Posted by: laughs4dads | March 17, 2010

Happy St. Patrick’s Day

So, um, let’s see.  What parenting topic can I possibly associate with St. Patrick’s Day?

How about a green theme, with environmentally-friendly parenting tips?   Yeah, right.  I have a better idea: Let’s talk about drinking.

When I was growing up, it was legal to drink at 18, but we didn’t have the money to do it well.  So we ended up passing around bottles of Boone’s Farm and cheap San Gria.

Today, in my upscale suburban neighborhood, most of the kids have money for the good stuff, but they have to wait an extra three years.

Once again, “Yeah, right.”

When Casey turned 21, she and her friends made a big deal out of it.  They entered a bar at precisely midnight on her birthday.  Casey was terribly disappointed that she wasn’t asked for ID now that she actually had one.

Of course, racing out to a bar to inaugurate legal drinking age is similar to a couple that has been living together for a year making a huge thing of their wedding night.  New negligee, maybe, but it’s mostly been done before.

Casey discovered drinking pretty late.  She discovered something else at the same time.  She was pretty bad at it.

Like a color blind interior decorator, she had no idea what went with what.  Coke and Vodka?  Sure.  Didn’t make much difference anyway.  It took about three sips for her to get plastered.

She hasn’t gotten much better.  But she never drinks and drives.  Which brings me to an aspect of parenting that I believe began with my generation of parents.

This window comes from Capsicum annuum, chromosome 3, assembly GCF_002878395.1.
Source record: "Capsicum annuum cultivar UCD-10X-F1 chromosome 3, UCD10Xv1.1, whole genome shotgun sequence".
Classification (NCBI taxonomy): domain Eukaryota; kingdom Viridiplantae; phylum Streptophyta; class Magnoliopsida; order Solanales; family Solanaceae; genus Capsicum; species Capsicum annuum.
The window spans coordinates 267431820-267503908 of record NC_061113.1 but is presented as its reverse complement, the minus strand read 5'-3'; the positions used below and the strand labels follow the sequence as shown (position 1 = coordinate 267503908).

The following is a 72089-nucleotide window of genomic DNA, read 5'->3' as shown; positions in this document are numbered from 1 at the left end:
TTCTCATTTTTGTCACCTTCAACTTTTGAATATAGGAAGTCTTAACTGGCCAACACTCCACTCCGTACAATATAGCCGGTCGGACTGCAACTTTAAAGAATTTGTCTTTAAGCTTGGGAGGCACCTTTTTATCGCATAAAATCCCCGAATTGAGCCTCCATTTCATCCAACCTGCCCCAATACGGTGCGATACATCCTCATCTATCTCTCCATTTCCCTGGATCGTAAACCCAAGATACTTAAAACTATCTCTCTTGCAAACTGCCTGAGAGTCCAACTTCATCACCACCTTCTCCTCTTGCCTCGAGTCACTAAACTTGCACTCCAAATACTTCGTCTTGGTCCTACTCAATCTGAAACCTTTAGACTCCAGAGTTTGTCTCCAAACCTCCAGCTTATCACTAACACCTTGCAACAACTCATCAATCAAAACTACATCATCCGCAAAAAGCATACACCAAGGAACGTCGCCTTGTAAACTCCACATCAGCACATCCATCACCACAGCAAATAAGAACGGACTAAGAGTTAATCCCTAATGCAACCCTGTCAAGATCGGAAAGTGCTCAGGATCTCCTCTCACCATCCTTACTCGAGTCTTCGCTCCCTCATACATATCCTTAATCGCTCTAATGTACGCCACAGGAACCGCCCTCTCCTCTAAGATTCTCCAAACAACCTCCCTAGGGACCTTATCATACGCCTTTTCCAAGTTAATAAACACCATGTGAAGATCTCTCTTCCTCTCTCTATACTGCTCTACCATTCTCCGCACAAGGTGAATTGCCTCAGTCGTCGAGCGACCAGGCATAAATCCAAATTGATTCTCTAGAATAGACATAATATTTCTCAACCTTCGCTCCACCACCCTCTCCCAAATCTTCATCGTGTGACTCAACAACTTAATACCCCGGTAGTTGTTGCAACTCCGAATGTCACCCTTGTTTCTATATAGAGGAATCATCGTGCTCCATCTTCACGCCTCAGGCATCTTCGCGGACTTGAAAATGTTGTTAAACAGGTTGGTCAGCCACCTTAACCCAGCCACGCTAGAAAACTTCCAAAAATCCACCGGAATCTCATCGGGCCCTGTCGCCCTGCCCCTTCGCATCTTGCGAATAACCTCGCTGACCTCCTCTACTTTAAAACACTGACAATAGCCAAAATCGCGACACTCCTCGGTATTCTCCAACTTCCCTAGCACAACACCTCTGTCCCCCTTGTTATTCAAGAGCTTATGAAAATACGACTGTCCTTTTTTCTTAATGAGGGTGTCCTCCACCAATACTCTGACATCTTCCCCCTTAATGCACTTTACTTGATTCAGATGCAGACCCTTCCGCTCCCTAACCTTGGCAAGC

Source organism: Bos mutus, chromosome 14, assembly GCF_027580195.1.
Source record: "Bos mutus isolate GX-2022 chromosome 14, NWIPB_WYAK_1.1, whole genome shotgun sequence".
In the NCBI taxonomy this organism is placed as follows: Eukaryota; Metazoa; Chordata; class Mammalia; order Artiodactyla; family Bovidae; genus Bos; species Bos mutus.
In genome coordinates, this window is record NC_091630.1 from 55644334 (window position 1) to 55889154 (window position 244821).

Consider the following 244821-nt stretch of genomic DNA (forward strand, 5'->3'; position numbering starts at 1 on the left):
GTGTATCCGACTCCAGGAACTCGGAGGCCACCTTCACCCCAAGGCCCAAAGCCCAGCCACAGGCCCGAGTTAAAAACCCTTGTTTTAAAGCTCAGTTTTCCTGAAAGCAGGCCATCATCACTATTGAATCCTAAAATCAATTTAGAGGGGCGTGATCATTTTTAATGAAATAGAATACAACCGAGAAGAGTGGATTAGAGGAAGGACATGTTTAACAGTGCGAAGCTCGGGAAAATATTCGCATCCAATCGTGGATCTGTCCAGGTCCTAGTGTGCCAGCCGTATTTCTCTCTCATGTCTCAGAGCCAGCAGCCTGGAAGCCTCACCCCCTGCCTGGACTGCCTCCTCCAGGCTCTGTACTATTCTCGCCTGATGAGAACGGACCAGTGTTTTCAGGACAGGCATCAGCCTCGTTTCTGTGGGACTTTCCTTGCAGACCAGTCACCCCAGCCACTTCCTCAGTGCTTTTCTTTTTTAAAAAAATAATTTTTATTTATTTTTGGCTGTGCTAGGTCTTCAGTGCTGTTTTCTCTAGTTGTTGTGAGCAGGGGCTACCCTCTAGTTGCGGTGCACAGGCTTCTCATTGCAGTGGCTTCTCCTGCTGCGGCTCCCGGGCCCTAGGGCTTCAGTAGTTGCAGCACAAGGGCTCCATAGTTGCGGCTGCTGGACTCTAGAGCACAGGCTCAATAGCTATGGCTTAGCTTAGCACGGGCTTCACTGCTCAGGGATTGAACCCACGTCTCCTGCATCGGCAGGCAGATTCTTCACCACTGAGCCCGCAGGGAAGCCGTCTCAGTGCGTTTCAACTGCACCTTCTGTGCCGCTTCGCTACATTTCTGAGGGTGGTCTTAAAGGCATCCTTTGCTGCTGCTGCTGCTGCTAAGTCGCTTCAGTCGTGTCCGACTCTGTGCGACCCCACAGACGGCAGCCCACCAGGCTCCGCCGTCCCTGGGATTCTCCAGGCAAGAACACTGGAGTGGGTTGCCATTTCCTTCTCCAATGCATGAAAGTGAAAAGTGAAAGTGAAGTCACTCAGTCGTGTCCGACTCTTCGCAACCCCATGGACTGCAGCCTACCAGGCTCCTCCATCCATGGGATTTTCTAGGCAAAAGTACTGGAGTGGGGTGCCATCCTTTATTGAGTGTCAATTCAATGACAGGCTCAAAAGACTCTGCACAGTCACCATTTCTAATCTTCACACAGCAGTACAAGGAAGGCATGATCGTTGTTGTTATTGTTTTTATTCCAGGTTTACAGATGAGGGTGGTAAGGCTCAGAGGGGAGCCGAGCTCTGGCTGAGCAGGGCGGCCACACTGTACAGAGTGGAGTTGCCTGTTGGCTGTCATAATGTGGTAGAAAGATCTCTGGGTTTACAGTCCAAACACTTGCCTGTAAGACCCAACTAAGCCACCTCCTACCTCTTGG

For pretty much the first time, a lot of us didn’t tell our kids what they shouldn’t do.  Instead, we told them how to better do what they shouldn’t do.

So, we didn’t tell them not to have sex; we told them to use condoms.  We didn’t tell them not to drink; we told them not to drive afterwards.  We didn’t tell them not to use marijuana; we told them to let us know when they had some extra.

Okay, I’m kidding about the last one.  But the point is, we made a radical departure from previous generations in that we didn’t try to proscribe things that our kids were going to do anyway.  We knew that they, like every child in the history of the world, would exercise horrible judgement from time to time.

We just wanted to help them survive it.

And, of course, they followed our advice.

Yeah, right.

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